Should the text messages have been admissible because the juror took the witness stand and testified at trial? If the juror were "unavailable" at trial, should the text messages have been admissible? According to Professor Jeffrey Bellin's article, eHearsay, the answer to both questions is "yes" as he crafts hearsay rules that cover both situations. This paper agrees with Professor Bellin on the first question but disagrees with him on the second.
Professor of Law
Teaches: Contracts; Consumer Law; Commercial Law; Race, Class and Education
Abstract: Less than a decade after deciding Grutter v. Bollinger, the Supreme Court will return to the contentious debate regarding race-based affirmative action when it considers the plan challenged in Fisher v. University of Texas. Although modeled after Grutter, an examination of the plan's constitutionality is potentially complicated by the operation of the Texas Top Ten Percent Plan — an arguably effective race-neutral alternative. Central to the Court's inquiry will be its willingness, or lack thereof, to respect UT's assessment that despite the gains in diversity achieved by the Ten Percent Plan, the consideration of race in admissions decisions continues to be necessary to achieve its academic mission and goals. This article urges the Court to respect educators' good faith decision making, particularly when it involves the development of academic missions as well as the measures needed to accomplish them. Failure to do so would undermine the Court's prior practice of respecting educators' autonomy as well as the Court's call for restrained judicial involvement in complex, educational decision making.
The article begins with an examination of the challenged plan as well as the Fifth Circuit's opinions upholding the plan's constitutionality. Following this examination, the article challenges the contention that deferring to educators' race-based decision making "represents a digression in the course of constitutional law." It argues that when properly viewed as a means by which to inform rather than to weaken a strict scrutiny inquiry, deference is an appropriate principle to apply when examining the constitutionality of race-based admissions plans such as that employed in Fisher. In light of the expertise and knowledge needed to craft and implement effective measures to carry out a university's educational mission, the article urges the Court to defer to the University's judgments concerning not only its asserted compelling interests, but also the narrowly tailored means by which to achieve such interests.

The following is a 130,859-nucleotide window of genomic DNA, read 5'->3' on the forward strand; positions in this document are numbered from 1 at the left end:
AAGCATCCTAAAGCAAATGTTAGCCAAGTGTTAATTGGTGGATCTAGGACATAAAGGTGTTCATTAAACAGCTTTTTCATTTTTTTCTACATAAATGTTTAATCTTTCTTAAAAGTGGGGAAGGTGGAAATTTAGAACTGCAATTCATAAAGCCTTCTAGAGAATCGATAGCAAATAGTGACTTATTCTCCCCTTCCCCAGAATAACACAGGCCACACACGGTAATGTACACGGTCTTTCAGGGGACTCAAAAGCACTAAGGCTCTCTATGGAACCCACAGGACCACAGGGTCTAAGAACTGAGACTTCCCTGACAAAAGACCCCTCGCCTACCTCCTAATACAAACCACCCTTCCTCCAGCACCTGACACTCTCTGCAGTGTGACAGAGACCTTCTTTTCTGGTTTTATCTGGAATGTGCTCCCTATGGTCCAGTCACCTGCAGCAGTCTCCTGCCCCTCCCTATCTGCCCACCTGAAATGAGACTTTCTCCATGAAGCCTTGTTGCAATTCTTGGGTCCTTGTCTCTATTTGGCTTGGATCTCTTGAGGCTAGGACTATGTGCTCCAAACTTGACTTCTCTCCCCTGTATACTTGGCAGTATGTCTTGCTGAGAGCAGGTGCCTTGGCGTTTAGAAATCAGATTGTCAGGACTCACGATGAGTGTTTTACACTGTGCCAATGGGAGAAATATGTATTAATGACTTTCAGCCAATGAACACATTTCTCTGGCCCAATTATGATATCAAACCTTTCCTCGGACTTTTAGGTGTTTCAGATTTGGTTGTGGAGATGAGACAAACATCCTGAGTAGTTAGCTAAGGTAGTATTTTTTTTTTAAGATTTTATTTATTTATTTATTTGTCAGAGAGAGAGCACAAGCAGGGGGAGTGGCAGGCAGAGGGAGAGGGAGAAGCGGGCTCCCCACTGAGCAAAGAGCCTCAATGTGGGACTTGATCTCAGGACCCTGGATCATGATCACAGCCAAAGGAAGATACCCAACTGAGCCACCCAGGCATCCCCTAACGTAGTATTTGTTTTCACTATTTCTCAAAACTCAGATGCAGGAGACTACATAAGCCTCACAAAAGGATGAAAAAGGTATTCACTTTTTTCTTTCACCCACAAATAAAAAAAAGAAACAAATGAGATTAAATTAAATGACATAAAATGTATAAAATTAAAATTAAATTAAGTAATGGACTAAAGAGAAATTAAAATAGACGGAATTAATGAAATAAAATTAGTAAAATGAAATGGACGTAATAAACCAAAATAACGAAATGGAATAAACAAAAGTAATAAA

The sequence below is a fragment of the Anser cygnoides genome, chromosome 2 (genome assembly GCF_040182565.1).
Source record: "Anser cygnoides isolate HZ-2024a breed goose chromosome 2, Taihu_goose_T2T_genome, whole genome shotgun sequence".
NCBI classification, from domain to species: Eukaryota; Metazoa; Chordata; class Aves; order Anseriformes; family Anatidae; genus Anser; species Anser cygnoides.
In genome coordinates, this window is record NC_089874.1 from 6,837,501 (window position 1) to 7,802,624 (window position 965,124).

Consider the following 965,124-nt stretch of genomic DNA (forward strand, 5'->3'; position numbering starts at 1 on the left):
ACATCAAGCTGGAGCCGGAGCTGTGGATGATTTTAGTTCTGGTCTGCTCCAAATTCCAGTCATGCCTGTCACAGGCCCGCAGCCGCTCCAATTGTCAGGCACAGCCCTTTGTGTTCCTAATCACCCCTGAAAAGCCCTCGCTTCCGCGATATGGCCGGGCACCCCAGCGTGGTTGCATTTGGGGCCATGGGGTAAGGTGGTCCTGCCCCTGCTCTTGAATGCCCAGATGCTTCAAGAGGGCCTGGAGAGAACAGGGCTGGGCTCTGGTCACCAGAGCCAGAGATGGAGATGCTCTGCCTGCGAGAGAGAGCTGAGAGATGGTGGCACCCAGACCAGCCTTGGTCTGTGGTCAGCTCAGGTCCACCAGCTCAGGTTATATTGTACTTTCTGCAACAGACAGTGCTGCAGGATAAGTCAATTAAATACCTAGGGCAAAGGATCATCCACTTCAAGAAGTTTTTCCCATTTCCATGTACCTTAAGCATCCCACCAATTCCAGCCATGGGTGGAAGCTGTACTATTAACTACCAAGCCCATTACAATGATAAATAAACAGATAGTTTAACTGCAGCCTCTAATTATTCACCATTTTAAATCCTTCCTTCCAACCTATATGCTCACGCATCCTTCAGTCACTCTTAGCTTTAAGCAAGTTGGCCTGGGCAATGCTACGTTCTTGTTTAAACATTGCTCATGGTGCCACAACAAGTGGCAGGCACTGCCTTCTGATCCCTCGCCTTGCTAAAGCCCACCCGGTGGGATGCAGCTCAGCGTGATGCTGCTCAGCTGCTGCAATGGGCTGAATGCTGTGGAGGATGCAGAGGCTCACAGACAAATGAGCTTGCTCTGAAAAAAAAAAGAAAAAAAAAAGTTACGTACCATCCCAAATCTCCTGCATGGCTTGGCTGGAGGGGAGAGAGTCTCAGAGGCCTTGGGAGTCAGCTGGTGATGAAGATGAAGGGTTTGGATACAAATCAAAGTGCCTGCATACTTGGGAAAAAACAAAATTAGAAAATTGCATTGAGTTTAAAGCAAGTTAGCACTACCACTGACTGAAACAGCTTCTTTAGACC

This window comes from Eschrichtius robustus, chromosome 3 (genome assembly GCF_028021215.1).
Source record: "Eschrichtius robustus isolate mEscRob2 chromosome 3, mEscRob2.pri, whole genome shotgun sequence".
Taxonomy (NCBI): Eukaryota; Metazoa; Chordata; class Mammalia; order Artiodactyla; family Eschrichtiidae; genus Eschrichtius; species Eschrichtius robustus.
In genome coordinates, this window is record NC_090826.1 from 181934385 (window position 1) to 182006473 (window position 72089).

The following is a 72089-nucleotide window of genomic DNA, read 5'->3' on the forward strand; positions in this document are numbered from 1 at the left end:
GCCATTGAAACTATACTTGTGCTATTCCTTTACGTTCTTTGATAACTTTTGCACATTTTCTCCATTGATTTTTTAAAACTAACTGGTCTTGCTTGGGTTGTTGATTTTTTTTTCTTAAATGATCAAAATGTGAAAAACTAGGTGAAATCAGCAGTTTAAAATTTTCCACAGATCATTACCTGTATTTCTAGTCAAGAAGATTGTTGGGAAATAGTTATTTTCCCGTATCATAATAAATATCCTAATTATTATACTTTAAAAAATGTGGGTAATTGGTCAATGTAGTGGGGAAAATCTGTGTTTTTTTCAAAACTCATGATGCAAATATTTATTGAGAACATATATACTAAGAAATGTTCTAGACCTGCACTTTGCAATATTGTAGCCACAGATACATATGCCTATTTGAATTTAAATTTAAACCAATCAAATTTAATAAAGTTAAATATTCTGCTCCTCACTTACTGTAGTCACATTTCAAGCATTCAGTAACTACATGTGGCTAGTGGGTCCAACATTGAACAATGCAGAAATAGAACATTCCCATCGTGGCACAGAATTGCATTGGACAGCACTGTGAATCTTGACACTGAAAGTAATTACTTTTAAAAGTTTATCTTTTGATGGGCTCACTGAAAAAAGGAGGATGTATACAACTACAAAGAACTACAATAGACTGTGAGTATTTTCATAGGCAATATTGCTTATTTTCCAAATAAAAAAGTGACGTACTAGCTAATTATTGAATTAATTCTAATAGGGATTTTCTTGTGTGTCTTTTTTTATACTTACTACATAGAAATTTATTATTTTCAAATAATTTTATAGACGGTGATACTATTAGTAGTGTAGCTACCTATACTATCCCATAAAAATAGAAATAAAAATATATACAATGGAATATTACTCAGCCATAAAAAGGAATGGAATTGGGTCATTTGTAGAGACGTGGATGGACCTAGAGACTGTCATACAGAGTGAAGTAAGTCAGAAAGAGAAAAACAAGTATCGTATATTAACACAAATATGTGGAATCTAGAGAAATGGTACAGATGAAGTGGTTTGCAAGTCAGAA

Assistant Professor of Law
Teaches: International Human Rights Skills Course; Transnational Law; Rule of Law Seminar
Abstract: In sub-Saharan Africa and globally, battles for rights relating to customary law are common. Indigenous groups throughout the African continent are fighting to maintain access to lands they hold in customary tenure as competition for land increases, while women fight against application of customary laws that deny them rights to attain or control property. Elsewhere around the globe, indigenous groups, particularly those in resource-rich areas, are vulnerable to land grabs from investors and governments. In the in the Americas, Europe, and Asia, indigenous groups face threats to their lands and natural resources. While indigenous rights activists call for government recognition of indigenous land rights and livelihoods, the "women question," or, how to ensure the protection of indigenous women's rights, remains an open question. This Article considers how African state governments can legally recognize customary land tenure in a manner that protects indigenous groups while still affording property and other rights to women, and argues that women's rights and customary law conflict enough such that any legal system that both protects customary tenure and aims to protect women's rights to land ownership must, at some level, fundamentally alter aspects of customary systems of land ownership. Because of the global nature of these problems, any resolution in sub-Saharan Africa is certain to have implications worldwide.
Wadie E. Said
Associate Professor of Law
Teaches: Criminal Law; Criminal Procedure; Immigration Law; International Human Rights Seminar
Sentencing Terrorist Crimes, 75 Ohio St. L.J. __ (forthcoming 2014)